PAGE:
Thursday Feb 19th Have been to work on Olivers clothes getting
them ready to go back to school Have spent the
whole afternoon mending a coat for him which he
has spoiled wearing it in the shop Augusta was
here this afternoon did not stop to tea. Lavinia called
came up to bring Mrs Lothrop & son to Willards
Susan & self have spent the evening at Willards
Oliver came after us about nine Oclock
Finally, Oliver Ames (3) was going back to Brown. He had been home in North Easton, on a break, since January 21st. Evelina had her hands full mending a coat “which he has spoiled” so he could take it back to Providence. He wore it while working at the shovel factory and damaged it somehow. There was no time – and probably little inclination – to get a new one made for him. His mother had to fix it.
As Caroline Healey Dall, a contemporaneous female in Boston during this era, commented at one point in her mid-19th century diary, it was “a lonely, dull day – stitch, stitch, stitch.”* For most of the 19th century, all women sewed, and sewed often. Sometimes sewing was fun or companionable or rewarding; sometimes it wasn’t. It was more often a necessity, a chore, and for Evelina today, the uninteresting and obligatory side of sewing prevailed.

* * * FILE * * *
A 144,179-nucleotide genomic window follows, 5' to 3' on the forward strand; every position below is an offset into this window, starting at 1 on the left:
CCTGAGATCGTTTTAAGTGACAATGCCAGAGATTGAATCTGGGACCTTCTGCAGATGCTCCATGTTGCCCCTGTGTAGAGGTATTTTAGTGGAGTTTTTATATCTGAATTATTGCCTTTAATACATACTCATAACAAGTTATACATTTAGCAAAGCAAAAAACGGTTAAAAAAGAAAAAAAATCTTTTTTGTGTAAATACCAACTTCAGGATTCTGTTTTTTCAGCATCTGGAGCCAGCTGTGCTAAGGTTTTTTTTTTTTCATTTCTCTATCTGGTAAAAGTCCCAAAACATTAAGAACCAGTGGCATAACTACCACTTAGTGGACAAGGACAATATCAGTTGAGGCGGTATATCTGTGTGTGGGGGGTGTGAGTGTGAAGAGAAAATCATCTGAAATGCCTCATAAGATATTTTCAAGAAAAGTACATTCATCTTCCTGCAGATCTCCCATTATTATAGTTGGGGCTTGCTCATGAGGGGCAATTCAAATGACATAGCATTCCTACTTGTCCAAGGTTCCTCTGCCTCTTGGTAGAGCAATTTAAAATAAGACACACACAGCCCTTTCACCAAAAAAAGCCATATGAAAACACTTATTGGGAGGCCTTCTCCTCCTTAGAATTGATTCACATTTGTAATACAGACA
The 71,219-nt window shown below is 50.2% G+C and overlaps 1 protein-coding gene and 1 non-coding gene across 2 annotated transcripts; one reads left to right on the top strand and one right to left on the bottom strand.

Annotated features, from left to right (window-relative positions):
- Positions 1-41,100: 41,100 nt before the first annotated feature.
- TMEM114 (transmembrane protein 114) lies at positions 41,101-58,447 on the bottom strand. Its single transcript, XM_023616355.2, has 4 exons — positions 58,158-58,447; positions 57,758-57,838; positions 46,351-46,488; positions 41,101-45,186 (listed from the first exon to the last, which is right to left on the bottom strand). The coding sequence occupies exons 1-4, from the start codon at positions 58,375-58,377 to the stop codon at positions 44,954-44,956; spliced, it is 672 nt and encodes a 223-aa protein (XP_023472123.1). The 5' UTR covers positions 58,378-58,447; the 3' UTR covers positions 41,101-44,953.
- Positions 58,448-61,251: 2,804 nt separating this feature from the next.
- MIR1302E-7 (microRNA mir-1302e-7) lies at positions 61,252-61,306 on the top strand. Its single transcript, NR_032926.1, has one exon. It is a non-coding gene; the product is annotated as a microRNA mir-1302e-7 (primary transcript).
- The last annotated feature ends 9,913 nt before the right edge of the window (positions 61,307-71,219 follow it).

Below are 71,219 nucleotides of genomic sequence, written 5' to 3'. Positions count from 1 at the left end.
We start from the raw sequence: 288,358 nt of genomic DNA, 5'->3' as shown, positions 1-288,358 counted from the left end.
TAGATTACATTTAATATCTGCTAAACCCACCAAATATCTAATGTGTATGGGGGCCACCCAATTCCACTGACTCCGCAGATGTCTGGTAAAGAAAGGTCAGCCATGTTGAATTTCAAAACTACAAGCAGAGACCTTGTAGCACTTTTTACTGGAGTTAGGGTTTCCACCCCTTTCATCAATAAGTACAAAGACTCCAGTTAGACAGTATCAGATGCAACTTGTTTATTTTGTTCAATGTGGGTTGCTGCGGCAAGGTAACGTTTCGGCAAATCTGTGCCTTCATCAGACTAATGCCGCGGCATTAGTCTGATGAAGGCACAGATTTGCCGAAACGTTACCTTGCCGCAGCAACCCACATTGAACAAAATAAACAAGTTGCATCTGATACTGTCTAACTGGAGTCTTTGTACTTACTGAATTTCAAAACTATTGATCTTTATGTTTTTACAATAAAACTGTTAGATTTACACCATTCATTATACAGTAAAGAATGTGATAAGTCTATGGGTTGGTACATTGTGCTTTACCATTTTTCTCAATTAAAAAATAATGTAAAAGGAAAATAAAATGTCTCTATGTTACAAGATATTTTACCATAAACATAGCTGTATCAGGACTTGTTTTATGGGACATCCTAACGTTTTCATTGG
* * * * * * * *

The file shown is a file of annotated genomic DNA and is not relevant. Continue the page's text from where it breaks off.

Fortunately, Evelina had a few visits today from her younger female friends and relatives to help the time pass. Augusta Pool Gilmore visited in the afternoon – possibly with her own needle in hand – and niece Lavinia Gilmore called, having come into town from the family farm. In the evening, Evelina and her daughter Susan spent the evening with one of Easton’s more eccentric characters,Willard Lothrop, a medium. Oliver Ames (3) “came after” them after dark, probably anxious that all was ready for his return to college in the morning.
*Caroline Healey Dall, Daughter of Boston: The Extraordinary Diary of a Nineteenth Century Woman , ed. Helen R. Deese, Boston, 2005, p. 314